Fail to plan, plan to fail
  |  First Published: May 2008

Over the next month Pittwater will become a haven for the wind-blown angler. The fishing will slower than in Summer but with persistent efforts, unlocking Winter fishing secrets can be worth the chilly conditions.

The first rule of Winter fishing is to have plans A, B and C ready to be put into action.

Plan A for me usually means heading to Broken Bay to locate schools of feeding salmon, tailor, trevally and even big kingfish. Most can be tempted with soft plastics or other lures or flies. When we catch smaller pelagics we troll them for big kingies and sharks.

Plan B usually consists of finding live squid or cuttlefish and yellowtail to be used around the wrecks along the river.

One of the better areas is Bothams Reef but this area can also hold heaps of pickers and leatherjackets. The usual targets with livies are kingfish or jewfish.

This area has a lot of rough ground and accurate anchoring is needed over the baitfish. This area doesn’t have a great deal of current so use finely ground berley or puncture a tuna oil bottle and put it in a weighted berley cage and tie it off a metre from the bottom, where the oil will slowly disperse and rise to the surface, berleying the whole water column.

If this fails, plan C is scraped out of the barrel. It’s anchoring or drifting the deeper holes and drop-offs for flathead, flounder and bream. The better areas are Soldiers Point, Portuguese Beach and The Hill.

The Hill rises 15m from a depth of 25m and then drops to 20m on the other side. If you get it right, the whole drift is about 300m long and you can catch flathead, trevally, school jewfish and snapper to 50cm after rough seas offshore.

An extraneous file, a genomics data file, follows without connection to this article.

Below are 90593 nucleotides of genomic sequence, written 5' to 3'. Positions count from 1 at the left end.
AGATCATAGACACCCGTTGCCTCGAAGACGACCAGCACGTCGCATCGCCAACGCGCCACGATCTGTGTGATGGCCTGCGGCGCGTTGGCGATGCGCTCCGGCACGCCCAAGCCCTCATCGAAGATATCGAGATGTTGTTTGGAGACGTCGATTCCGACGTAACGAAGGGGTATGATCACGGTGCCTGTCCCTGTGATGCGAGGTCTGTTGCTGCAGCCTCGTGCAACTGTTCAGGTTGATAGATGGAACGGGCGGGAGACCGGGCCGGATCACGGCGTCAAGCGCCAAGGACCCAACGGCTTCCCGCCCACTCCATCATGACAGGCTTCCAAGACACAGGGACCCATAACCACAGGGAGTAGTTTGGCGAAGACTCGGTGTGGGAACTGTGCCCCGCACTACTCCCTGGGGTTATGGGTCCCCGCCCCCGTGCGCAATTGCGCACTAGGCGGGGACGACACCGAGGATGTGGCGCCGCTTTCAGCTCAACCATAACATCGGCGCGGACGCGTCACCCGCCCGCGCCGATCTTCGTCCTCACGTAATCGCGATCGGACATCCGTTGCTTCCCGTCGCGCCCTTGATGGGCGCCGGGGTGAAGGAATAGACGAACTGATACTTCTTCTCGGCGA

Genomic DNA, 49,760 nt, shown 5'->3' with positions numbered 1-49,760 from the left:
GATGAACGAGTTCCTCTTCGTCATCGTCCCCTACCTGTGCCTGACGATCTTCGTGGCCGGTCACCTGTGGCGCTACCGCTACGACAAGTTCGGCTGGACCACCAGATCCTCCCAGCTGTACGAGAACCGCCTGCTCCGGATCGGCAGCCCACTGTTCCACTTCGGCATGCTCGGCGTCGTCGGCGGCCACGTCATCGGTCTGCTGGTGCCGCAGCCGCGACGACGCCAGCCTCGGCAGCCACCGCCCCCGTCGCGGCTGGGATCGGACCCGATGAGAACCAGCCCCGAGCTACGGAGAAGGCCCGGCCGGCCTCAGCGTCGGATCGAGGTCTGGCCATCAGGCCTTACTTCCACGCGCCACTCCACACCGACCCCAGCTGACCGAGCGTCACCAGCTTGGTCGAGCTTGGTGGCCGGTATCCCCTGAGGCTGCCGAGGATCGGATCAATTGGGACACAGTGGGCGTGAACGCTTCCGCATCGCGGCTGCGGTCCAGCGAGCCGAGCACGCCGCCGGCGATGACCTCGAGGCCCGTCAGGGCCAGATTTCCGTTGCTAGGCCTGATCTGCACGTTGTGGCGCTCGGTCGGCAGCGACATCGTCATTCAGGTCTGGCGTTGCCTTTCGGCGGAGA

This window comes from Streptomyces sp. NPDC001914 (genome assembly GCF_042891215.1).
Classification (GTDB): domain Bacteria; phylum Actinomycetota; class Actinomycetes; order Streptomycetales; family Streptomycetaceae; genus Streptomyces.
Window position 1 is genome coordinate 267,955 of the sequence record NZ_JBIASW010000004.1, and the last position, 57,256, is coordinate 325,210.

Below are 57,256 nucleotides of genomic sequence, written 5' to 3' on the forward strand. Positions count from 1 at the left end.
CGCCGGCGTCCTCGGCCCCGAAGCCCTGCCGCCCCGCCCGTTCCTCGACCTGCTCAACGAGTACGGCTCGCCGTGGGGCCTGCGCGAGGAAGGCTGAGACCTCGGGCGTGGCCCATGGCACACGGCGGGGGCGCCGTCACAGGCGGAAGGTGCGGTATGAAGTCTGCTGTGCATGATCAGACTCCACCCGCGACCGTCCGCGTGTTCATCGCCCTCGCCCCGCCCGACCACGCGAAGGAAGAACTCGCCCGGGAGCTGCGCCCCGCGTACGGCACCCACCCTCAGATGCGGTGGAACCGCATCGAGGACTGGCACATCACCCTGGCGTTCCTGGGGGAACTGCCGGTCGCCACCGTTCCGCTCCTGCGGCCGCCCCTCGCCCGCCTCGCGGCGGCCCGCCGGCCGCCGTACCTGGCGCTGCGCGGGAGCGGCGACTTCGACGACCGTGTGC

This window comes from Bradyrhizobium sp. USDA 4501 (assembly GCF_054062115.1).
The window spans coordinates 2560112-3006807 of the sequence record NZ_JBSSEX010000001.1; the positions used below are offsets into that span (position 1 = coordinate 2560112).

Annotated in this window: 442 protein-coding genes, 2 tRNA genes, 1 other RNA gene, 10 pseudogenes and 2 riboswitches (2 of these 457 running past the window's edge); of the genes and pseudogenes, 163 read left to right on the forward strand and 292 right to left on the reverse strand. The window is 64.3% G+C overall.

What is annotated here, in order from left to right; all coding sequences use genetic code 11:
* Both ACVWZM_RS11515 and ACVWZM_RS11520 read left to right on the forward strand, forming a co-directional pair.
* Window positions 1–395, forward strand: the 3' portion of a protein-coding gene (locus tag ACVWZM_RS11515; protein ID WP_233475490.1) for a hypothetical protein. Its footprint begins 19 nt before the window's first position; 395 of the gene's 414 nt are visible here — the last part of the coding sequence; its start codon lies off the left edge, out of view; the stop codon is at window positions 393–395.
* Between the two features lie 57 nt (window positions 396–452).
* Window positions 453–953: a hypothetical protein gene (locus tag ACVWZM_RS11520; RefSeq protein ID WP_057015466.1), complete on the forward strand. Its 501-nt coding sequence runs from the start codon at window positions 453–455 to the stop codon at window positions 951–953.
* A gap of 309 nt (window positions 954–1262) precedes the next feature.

The one thing that all these plans require is live bait. Fresh dead bait can be successful at most times but if you really want to catch a decent fish then live baits are a necessity. The live bait grounds in Pittwater for yellowtail, slimy mackerel, garfish and squid are West Head or Barrenjoey Head.

Find baitfish schools on the sounder and then stop and berley. You can drop a squid jig as well because the squid are often attracted to big yakka schools.

For garfish we use bread soaked in tuna oil as berley, 2kg line, soft rods and small long-shank hooks or small blackfish hooks baited with small pieces of peeled prawn. Hooking gar is a skill because of their fixed lower jaw so gently bring the rod back sideways to set the hook.

Nippers can be pumped along the muddy or sandy beaches. Plan your trip for the low tide of less than .4m so you don’t have to get too wet pumping them.

Squid can be caught in many of the bays with weed and patches of sand. Target areas out of the wind and look for small patches of baitfish. If there is rock or structure close by then all the better.

If you are an early riser, target the wharves with lights on them and cast towards the edges of light, where squid will be lurking. The best areas at the moment are Palm Beach Wharf and Mackeral Beach.


In Pittwater the cooler water has slowed the kingies but the better captures have been in Broken Bay at West Head, Barrenjoey Head and the bommie at Barrenjoey Headland. They like yellowtail one day and squid the next.

Our best king for the was 84cm but there were some bigger fish about that were very hard to tempt.

The surprise of the month was the capture of a 50cm snapper on a prawn in Pittwater by Claire Geelan as we were drifting The Hill for flathead (Plan C).

The other great capture was a 70cm samson that ate a trolled live cuttlefish. I saw this fish strike on the Walker Strikevision camera and it confirmed what I had seen on all previous hits from samson. These fish go past the live bait and towards the boat, then turn and strike.

I recently took out mate Dave Fox and his wife Dawn for a fish offshore to a FAD for a big session on mahi mahi to 6kg on live yellowtail.

The 50m mark is still polluted with leatherjackets but with luck you can find the odd patch of blue-spot flathead.

Off Long Reef is starting to fire for snapper, as are some of the deeper reefs off the Central Coast. Most of the decent reds have been caught around sunrise so cold starts to the day are the norm. Best baits are squid or cuttlefish heads, pike and pilchards.

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